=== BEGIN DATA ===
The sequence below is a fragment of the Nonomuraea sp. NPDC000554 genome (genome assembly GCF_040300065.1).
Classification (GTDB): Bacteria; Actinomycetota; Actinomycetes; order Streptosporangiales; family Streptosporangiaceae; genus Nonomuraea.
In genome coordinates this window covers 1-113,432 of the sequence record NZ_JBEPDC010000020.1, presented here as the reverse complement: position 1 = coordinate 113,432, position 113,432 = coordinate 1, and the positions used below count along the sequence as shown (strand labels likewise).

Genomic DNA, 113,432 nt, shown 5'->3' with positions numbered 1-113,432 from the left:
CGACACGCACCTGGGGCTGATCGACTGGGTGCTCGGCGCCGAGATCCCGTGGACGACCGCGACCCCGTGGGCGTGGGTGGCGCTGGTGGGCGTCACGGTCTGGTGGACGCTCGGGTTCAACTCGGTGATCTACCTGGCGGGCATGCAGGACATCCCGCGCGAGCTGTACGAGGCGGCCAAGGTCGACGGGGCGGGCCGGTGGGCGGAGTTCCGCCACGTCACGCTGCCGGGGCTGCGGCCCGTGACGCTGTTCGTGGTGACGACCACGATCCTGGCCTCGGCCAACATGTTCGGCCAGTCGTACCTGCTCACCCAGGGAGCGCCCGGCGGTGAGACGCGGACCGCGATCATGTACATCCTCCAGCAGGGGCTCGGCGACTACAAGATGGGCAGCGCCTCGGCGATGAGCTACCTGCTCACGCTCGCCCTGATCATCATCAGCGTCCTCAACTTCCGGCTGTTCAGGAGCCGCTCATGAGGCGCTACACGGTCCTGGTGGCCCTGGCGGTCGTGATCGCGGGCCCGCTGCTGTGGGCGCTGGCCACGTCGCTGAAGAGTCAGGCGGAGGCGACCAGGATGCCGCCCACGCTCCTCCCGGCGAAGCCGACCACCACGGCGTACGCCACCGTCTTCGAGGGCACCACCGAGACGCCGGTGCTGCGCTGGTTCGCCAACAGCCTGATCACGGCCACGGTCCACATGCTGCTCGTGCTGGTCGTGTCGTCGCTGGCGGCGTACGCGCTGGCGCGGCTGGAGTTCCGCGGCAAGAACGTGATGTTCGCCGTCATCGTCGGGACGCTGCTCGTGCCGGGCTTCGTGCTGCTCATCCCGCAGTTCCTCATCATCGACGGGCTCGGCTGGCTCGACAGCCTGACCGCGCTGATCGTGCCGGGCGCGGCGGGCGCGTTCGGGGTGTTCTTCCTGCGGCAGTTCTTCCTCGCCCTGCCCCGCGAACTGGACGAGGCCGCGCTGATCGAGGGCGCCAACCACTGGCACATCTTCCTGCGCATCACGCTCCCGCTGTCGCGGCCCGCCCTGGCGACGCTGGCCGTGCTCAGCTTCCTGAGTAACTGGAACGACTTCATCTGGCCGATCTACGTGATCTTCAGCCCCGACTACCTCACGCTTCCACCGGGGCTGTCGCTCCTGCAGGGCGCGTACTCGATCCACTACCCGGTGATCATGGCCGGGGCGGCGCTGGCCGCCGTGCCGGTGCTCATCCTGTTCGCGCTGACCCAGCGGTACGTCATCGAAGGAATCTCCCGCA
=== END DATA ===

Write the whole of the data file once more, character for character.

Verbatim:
The sequence below is a fragment of the Nonomuraea sp. NPDC000554 genome (genome assembly GCF_040300065.1).
Classification (GTDB): Bacteria; Actinomycetota; Actinomycetes; order Streptosporangiales; family Streptosporangiaceae; genus Nonomuraea.
In genome coordinates this window covers 1-113,432 of the sequence record NZ_JBEPDC010000020.1, presented here as the reverse complement: position 1 = coordinate 113,432, position 113,432 = coordinate 1, and the positions used below count along the sequence as shown (strand labels likewise).

Genomic DNA, 113,432 nt, shown 5'->3' with positions numbered 1-113,432 from the left:
CGACACGCACCTGGGGCTGATCGACTGGGTGCTCGGCGCCGAGATCCCGTGGACGACCGCGACCCCGTGGGCGTGGGTGGCGCTGGTGGGCGTCACGGTCTGGTGGACGCTCGGGTTCAACTCGGTGATCTACCTGGCGGGCATGCAGGACATCCCGCGCGAGCTGTACGAGGCGGCCAAGGTCGACGGGGCGGGCCGGTGGGCGGAGTTCCGCCACGTCACGCTGCCGGGGCTGCGGCCCGTGACGCTGTTCGTGGTGACGACCACGATCCTGGCCTCGGCCAACATGTTCGGCCAGTCGTACCTGCTCACCCAGGGAGCGCCCGGCGGTGAGACGCGGACCGCGATCATGTACATCCTCCAGCAGGGGCTCGGCGACTACAAGATGGGCAGCGCCTCGGCGATGAGCTACCTGCTCACGCTCGCCCTGATCATCATCAGCGTCCTCAACTTCCGGCTGTTCAGGAGCCGCTCATGAGGCGCTACACGGTCCTGGTGGCCCTGGCGGTCGTGATCGCGGGCCCGCTGCTGTGGGCGCTGGCCACGTCGCTGAAGAGTCAGGCGGAGGCGACCAGGATGCCGCCCACGCTCCTCCCGGCGAAGCCGACCACCACGGCGTACGCCACCGTCTTCGAGGGCACCACCGAGACGCCGGTGCTGCGCTGGTTCGCCAACAGCCTGATCACGGCCACGGTCCACATGCTGCTCGTGCTGGTCGTGTCGTCGCTGGCGGCGTACGCGCTGGCGCGGCTGGAGTTCCGCGGCAAGAACGTGATGTTCGCCGTCATCGTCGGGACGCTGCTCGTGCCGGGCTTCGTGCTGCTCATCCCGCAGTTCCTCATCATCGACGGGCTCGGCTGGCTCGACAGCCTGACCGCGCTGATCGTGCCGGGCGCGGCGGGCGCGTTCGGGGTGTTCTTCCTGCGGCAGTTCTTCCTCGCCCTGCCCCGCGAACTGGACGAGGCCGCGCTGATCGAGGGCGCCAACCACTGGCACATCTTCCTGCGCATCACGCTCCCGCTGTCGCGGCCCGCCCTGGCGACGCTGGCCGTGCTCAGCTTCCTGAGTAACTGGAACGACTTCATCTGGCCGATCTACGTGATCTTCAGCCCCGACTACCTCACGCTTCCACCGGGGCTGTCGCTCCTGCAGGGCGCGTACTCGATCCACTACCCGGTGATCATGGCCGGGGCGGCGCTGGCCGCCGTGCCGGTGCTCATCCTGTTCGCGCTGACCCAGCGGTACGTCATCGAAGGAATCTCCCGCA